Kinetic and temporospatial gait parameters in a heterogeneous group of dogs

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Kano, Washington T. [UNESP]
Rahal, Sheila C. [UNESP]
Agostinho, Felipe S. [UNESP]
Mesquita, Luciane R. [UNESP]
Santos, Rogerio R. [UNESP]
Monteiro, Frederico O.B.
Castilho, Maira S. [UNESP]
Melchert, Alessandra [UNESP]

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Background: A prime concern of the gait analysis in a heterogeneous group of dogs is the potential influence of factors such as individual body size, body mass, type of gait, and velocity. Thus, this study aimed to evaluate in a heterogeneous group of dogs a possible correlation of the stride frequency with kinetic and temporospatial variables, as well as the percentage of body weight distribution (%BWD), and compare symmetry index (SI) between trotting and walking dogs. Twenty-nine clinically healthy dogs moving in a controlled velocity were used. The dogs were organized into two groups based on duty factor. Group 1 comprised 15 walking dogs, aged from 9 months to 8 years and weighing about 22.3 kg. Group 2 had 14 trotting dogs, aged from 1 to 6 years and weighing about 6.5 kg. The kinetic data and temporospatial parameters were obtained using a pressure-sensing walkway. The velocity was 0.9-1.1 m/s. The peak vertical force (PVF), vertical impulse (VI), gait cycle time, stance time, swing time, stride length, and percentages of body weight distribution among the four limbs were determined. For each variable, the SIs were calculated. Pearson's coefficient was used to evaluate correlation between stride frequency and other variables, initially in each group and after including all animals. Results: Except for the %BWD (approximately 60 % for the forelimbs and 40 % for the hind limbs), all other parameters differed between groups. Considering each Group individually a strong correlation was observed for most of the temporospatial parameters, but no significant correlation occurred between stride frequency and PVF, and stride frequency and %BWD. However, including all dogs a strong correlation was observed in all temporospatial parameters, and moderate correlation between stride frequency and VI, and weak correlation between stride frequency and PVF. There was no correlation between stride frequency and %BWD. Groups 1 and 2 did not differ statistically in SIs. Conclusions: In a heterogeneous group of dogs conducted at a controlled velocity, the %BWD and most of SIs presented low variability. However, %BWD seems to be the most accurate, since factors such as the magnitude of the variables may influence the SIs inducing wrong interpretation. Based on results obtained from correlations, the standardization of stride frequency could be an alternative to minimize the variability of temporospatial parameters.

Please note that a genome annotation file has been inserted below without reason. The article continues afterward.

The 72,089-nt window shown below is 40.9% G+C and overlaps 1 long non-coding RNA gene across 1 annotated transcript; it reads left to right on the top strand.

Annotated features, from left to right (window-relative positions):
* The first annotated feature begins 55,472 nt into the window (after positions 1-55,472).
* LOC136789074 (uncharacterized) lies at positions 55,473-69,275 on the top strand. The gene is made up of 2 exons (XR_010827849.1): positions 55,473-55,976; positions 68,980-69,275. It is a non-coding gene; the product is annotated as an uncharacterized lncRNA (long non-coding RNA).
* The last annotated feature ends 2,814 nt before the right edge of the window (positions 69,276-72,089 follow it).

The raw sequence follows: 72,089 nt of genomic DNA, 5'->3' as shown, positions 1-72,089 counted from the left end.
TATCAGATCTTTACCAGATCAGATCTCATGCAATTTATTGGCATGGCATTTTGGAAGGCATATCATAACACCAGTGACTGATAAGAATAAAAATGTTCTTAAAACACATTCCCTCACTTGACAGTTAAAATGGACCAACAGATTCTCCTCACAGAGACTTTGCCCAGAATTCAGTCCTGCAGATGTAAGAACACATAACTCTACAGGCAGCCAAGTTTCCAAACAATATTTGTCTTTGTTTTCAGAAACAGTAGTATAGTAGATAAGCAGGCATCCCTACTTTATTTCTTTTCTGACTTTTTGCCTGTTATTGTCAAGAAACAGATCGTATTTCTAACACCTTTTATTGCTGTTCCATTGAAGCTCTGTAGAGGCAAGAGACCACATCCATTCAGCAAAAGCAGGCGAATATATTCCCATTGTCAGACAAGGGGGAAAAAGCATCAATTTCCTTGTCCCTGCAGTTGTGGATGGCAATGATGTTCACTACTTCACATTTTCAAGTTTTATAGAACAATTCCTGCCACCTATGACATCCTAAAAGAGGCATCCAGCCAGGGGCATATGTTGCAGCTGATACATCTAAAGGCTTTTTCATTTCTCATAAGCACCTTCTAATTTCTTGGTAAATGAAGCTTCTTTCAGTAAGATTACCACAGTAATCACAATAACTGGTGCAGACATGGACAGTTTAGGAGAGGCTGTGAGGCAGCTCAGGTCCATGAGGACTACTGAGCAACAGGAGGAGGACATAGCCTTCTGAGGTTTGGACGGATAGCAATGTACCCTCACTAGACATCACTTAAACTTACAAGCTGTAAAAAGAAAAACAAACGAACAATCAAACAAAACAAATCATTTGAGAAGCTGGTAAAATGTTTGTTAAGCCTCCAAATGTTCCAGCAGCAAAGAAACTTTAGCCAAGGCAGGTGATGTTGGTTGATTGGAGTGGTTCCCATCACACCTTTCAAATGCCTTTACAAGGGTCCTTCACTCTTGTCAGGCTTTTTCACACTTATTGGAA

Canine, Locomotion, Objective measurement, Velocity

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BMC Veterinary Research, v. 12, n. 1, 2016.